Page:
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altmba

SETH'S BOOKS

Seth Godin has written 18 bestsellers that have been translated into 35 languages

The complete list of online retailers

Bonus stuff!

or click on a title below to see the list

alt.mba

altMBA

An intensive, 4-week online workshop designed to accelerate leaders to become change agents for the future. Designed by Seth Godin, for you.

ONLINE:

all.marketers.tell.stories

All Marketers Tell Stories

Seth's most important book about the art of marketing

ONLINE:

IN STORES:

free.prize.inside

Free Prize Inside

The practical sequel to Purple Cow

ONLINE:

IN STORES:

linchpin

Linchpin

An instant bestseller, the book that brings all of Seth's ideas together.

ONLINE:

IN STORES:

meatball.sundae

Meatball Sundae

Why the internet works (and doesn't) for your business. And vice versa.

ONLINE:

IN STORES:

permission.marketing

Permission Marketing

The classic Named "Best Business Book" by Fortune.

ONLINE:

IN STORES:

poke.the.box

Poke The Box

The latest book, Poke The Box is a call to action about the initiative you're taking - in your job or in your life, and Seth once again breaks the traditional publishing model by releasing it through The Domino Project.

ONLINE:

IN STORES:

purple.cow

Purple Cow

The worldwide bestseller. Essential reading about remarkable products and services.

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IN STORES:

small.is.the.new.big

Small is the New Big

A long book filled with short pieces from Fast Company and the blog. Guaranteed to make you think.

ONLINE:

IN STORES:

survival.is.not.enough

Survival is Not Enough

Seth's worst seller and personal favorite. Change. How it works (and doesn't).

ONLINE:

IN STORES:

the.big.moo

The Big Moo

All for charity. Includes original work from Malcolm Gladwell, Tom Peters and Promise Phelon.

ONLINE:

IN STORES:

the.big.red.fez

The Big Red Fez

Top 5 Amazon ebestseller for a year. All about web sites that work.

ONLINE:

IN STORES:

the.dip

The Dip

A short book about quitting and being the best in the world. It's about life, not just marketing.

ONLINE:

IN STORES:

the.icarus.deception

The Icarus Deception

Seth's most personal book, a look at the end of the industrial economy and what happens next.

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IN STORES:

tribes

Tribes

"Book of the year," a perennial bestseller about leading, connecting and creating movements.

ONLINE:

IN STORES:

unleashing.the.ideavirus

Unleashing the Ideavirus

More than 3,000,000 copies downloaded, perhaps the most important book to read about creating ideas that spread.

ONLINE:

IN STORES:

v.is.for.vulnerable

V Is For Vulnerable

A short, illustrated, kids-like book that takes the last chapter of Icarus and turns it into something worth sharing.

ONLINE:

IN STORES:

we.are.all.weird

We Are All Weird

The end of mass and how you can succeed by delighting a niche.

ONLINE:

IN STORES:

whatcha.gonna.do.with.that.duck

Whatcha Gonna Do With That Duck?

The sequel to Small is the New Big. More than 600 pages of the best of Seth's blog.

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THE DIP BLOG by Seth Godin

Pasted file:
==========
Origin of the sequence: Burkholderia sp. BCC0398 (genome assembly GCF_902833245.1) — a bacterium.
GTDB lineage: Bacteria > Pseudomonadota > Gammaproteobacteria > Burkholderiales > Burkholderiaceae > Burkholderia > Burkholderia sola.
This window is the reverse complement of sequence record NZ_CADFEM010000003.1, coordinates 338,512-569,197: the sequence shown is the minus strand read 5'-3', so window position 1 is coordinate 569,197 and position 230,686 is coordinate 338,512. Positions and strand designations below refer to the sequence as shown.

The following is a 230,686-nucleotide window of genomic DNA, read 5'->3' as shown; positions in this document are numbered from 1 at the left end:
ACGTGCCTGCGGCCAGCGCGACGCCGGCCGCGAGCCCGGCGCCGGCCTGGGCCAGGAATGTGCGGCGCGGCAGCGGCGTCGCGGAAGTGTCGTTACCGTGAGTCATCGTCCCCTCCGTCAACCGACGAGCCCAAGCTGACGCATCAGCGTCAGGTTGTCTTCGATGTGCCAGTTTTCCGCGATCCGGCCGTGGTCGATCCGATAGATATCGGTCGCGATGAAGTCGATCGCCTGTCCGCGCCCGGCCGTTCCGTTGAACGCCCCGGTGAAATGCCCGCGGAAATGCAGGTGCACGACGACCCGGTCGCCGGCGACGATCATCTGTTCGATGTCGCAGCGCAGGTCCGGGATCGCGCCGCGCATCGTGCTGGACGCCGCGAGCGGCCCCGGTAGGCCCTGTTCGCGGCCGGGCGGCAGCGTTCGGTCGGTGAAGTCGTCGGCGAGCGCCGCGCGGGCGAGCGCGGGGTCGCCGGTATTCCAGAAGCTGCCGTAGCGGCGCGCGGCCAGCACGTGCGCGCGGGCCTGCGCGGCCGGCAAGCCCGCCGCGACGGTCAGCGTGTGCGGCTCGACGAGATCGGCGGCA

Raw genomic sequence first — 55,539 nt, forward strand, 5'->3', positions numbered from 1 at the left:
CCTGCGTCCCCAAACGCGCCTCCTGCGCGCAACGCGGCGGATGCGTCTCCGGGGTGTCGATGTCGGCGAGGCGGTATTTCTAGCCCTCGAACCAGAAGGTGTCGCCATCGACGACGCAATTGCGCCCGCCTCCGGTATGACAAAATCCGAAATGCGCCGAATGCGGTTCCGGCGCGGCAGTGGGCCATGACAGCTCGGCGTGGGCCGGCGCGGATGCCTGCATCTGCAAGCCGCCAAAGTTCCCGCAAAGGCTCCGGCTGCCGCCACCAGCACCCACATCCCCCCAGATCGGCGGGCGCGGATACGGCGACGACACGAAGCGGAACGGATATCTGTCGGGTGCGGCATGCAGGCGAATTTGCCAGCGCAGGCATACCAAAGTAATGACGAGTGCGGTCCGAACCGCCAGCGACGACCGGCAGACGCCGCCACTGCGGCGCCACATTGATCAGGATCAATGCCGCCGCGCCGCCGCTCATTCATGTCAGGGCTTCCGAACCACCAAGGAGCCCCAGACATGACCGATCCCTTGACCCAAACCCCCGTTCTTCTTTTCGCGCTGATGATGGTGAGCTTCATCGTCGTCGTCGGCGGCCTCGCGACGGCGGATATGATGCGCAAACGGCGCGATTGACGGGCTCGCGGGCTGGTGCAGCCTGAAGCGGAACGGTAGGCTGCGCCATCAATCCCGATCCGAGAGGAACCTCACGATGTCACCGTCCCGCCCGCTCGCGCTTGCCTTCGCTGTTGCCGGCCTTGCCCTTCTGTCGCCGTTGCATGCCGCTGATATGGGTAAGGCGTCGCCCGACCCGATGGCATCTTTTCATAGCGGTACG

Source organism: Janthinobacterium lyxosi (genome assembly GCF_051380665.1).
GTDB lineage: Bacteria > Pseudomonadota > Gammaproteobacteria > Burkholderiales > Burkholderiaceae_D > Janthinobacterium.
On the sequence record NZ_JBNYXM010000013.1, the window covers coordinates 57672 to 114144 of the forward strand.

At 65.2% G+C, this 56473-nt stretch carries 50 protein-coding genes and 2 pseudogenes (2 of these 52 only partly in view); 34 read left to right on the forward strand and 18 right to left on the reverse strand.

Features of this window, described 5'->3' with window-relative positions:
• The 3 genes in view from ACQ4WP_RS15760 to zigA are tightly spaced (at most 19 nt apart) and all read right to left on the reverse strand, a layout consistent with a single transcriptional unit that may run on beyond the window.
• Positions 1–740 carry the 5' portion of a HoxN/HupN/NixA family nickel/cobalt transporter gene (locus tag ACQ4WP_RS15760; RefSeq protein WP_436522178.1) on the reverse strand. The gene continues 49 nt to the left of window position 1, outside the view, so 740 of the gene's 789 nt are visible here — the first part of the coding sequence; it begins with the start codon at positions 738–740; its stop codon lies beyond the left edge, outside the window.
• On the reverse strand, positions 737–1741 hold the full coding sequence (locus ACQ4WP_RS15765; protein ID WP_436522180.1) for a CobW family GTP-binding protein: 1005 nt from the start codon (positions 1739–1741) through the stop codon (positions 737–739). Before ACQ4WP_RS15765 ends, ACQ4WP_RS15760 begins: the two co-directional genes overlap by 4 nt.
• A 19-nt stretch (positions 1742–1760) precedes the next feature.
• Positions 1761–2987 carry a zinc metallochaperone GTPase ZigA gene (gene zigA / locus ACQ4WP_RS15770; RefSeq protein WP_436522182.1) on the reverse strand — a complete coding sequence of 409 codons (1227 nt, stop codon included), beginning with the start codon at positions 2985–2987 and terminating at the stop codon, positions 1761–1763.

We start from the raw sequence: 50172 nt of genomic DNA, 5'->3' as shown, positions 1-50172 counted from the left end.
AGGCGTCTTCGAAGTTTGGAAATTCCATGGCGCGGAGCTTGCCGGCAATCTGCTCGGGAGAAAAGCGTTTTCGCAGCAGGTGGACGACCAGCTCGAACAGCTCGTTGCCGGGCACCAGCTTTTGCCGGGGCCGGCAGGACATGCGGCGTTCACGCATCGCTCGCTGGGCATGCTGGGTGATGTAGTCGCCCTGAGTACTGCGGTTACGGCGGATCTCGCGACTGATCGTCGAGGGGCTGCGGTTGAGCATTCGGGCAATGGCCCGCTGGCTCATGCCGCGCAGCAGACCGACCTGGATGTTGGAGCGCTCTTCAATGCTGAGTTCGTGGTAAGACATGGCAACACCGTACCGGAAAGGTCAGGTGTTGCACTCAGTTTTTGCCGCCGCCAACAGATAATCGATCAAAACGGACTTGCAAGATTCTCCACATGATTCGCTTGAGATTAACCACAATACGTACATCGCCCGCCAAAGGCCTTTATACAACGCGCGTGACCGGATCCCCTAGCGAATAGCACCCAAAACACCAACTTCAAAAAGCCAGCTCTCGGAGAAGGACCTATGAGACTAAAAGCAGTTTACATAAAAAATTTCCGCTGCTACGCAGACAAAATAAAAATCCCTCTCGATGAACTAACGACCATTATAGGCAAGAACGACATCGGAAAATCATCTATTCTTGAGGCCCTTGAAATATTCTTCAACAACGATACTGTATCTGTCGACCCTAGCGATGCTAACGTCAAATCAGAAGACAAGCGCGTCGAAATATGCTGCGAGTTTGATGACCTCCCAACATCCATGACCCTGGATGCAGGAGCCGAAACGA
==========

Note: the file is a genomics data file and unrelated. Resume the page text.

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« In defense of redundancy | Main | Your kitchen table »

Clark Kent's shoes

Back when Superman used to change into his outfit in a phone booth, the question was: where does he put Clark's shoes? Because even if he could compress them with his super strength, they'd be ruined.

Organizations that need to adopt different personas often get into trouble.

Consider ConEdison, which is completely failing here in NY during the recent storms (and of course, it's nothing compared to what people in Puerto Rico or other parts of the world have gone through).

On one hand, most of the time, they're invisible. They're a boring bureaucracy, optimized for stable jobs, predictable if not low-cost processes, mediocre customer service and average (or below average) user interface design. They're a monopoly and they act like one.

But then, when things break, they're expected to act like heroes, like people who truly care. They are expected to hustle, to find the edge of the performance curve, to really step up.

Unfortunately, their shoes don't compress very well.

We know it can be done. We see heroic organizations do great work. But ConEd doesn't.

John McAvoy, the CEO, is probably pretty good at steering a boring monopoly. I have no clue. But he hasn't built much in the way of heroic response capability. And every time something breaks, that becomes obvious. 

Small businesses sometimes wrestle with the opposite. They get their accounts by acting like heroes, performing miracles on an emergency basis. But when it comes time to regularly do the work, to show up and show up and show up, they don't have the resources or the patience to do so.

The opportunity is to choose. To truly embrace one and buy precisely the right kind of shoes.

The alternative is to invest the resources to have two teams that can do one or the other. And to tolerate the fact that when the other team is working, you're not at maximum efficiency.

Systems are a miracle. Until we try to force a system that's good at one thing to do another.

Then we just ruin our shoes and end up annoying everyone who trusted us.

(PS comic book geeks will recall that Clark's shoes were made out of a special kind of miracle foam that looked just like a boring Florsheim brogue but could be compressed into a really small ball. And of course, there's no such thing available to the general non-superhero management class, sorry).

« In defense of redundancy | Main | Your kitchen table »